It is not difficult to prove that vector $U={\left({U}_{C}\phantom{\rule{0.25em}{0ex}}{U}_{R}\right)}^{T}$ is a solution of minimization problem (4) and (5) if and only if ${U}_{C}$ is a solution of the problem (8) and ${U}_{R}$ is determined by equation (9).

Problem (8) is a quadratic programming problem (QPP). The method for its solution is discussed in the next section.

The solving of problem (8) gives us the field of displacements in junction area ${U}_{C}$ as well as contact forces obtained as Lagrange multipliers. If we are interested in complete field of displacements U, we can add the relations
${U}_{j}={U}_{Cj},\phantom{\rule{1em}{0ex}}{x}_{j}\in {\mathrm{\Gamma }}_{Ch},$
(10)

to the system (1), (2) and solve the obtained system of linear equations. Or alternatively we add contact forces to the vector of loads F and also solve the system (1), (2) to obtain U. Knowing field of displacements, it is easy to obtain all information about deformed-stress state of our system (including strains and stresses).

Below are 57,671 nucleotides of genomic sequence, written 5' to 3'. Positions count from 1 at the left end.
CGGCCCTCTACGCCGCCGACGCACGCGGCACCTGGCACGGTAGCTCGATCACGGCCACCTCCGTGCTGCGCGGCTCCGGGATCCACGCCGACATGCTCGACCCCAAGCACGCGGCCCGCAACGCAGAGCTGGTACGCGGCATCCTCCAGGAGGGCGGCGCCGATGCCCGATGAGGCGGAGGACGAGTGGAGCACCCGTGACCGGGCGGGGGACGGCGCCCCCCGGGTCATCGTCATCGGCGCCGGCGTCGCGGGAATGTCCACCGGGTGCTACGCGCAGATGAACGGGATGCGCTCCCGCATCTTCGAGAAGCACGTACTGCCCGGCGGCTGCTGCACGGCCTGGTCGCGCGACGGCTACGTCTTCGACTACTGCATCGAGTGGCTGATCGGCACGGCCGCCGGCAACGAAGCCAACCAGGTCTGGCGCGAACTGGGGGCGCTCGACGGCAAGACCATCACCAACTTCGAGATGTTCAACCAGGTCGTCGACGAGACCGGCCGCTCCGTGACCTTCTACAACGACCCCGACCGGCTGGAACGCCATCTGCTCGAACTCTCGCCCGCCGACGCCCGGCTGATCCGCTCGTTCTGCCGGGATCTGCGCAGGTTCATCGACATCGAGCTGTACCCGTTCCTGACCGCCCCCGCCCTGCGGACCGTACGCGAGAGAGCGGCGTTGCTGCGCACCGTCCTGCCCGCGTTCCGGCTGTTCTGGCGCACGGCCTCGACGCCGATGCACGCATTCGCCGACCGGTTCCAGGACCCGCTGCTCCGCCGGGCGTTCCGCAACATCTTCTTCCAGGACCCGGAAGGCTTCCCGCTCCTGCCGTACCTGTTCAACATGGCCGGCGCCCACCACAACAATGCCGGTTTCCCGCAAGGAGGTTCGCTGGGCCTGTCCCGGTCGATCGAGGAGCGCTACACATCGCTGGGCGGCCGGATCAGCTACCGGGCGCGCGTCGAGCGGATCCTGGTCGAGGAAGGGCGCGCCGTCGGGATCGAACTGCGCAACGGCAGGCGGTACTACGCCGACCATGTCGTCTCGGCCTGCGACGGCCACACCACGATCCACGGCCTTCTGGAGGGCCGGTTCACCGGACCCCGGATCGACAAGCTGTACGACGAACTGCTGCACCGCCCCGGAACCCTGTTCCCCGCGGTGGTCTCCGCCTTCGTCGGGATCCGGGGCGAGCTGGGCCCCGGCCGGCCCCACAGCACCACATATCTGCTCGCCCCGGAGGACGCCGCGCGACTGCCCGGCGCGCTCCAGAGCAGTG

Also it is possible to use more refined finite element model to find field of stresses within considered algorithm. To do so we interpolate the computed displacements and/or contact forces to the refined mesh and then compute stresses using linear static analysis.

### 2.2 Quadratic programming problem solving

#### 2.2.1 Problem statement

In this section we consider the algorithm used for solving QPP (8) and its adaptation to the peculiarities of contact problems from class R.

In (8) matrix ${K}_{C}$ is ill-conditioned. Moreover, it is symmetric and positive-definite. If we consider riveting process of n parts, then vector ${U}_{C}$ is constructed from displacements of nodes on each part independent of each other:
${U}_{C}^{T}=\left({U}_{C1}^{T},{U}_{C2}^{T},\dots ,{U}_{Cn}^{T}\right),$
(11)

where ${U}_{Ci}^{T}$ is a vector of displacements in contact nodes of i th part.

For such a vector of displacements full reduced rigidity matrix takes a following appearance:
${K}_{C}=\left(\begin{array}{cccc}{K}_{C1}& 0& \cdots & 0\\ 0& {K}_{C2}& \cdots & 0\\ \cdots & \cdots & \cdots & \cdots \\ 0& 0& \cdots & {K}_{Cn}\end{array}\right),$
(12)

where ${K}_{Ci}$ is reduced rigidity matrix of i th part.

From (12) one can see that matrix ${K}_{C}$ has block diagonal structure.

Matrix A that defines admissible set in problem (8) has a simple structure: each row of matrix A contains one or two non-zero elements. It is due to the fact that node-to-node contact is considered. Thus constraint matrix A can be considered as sparse matrix.

#### 2.2.2 Algorithm description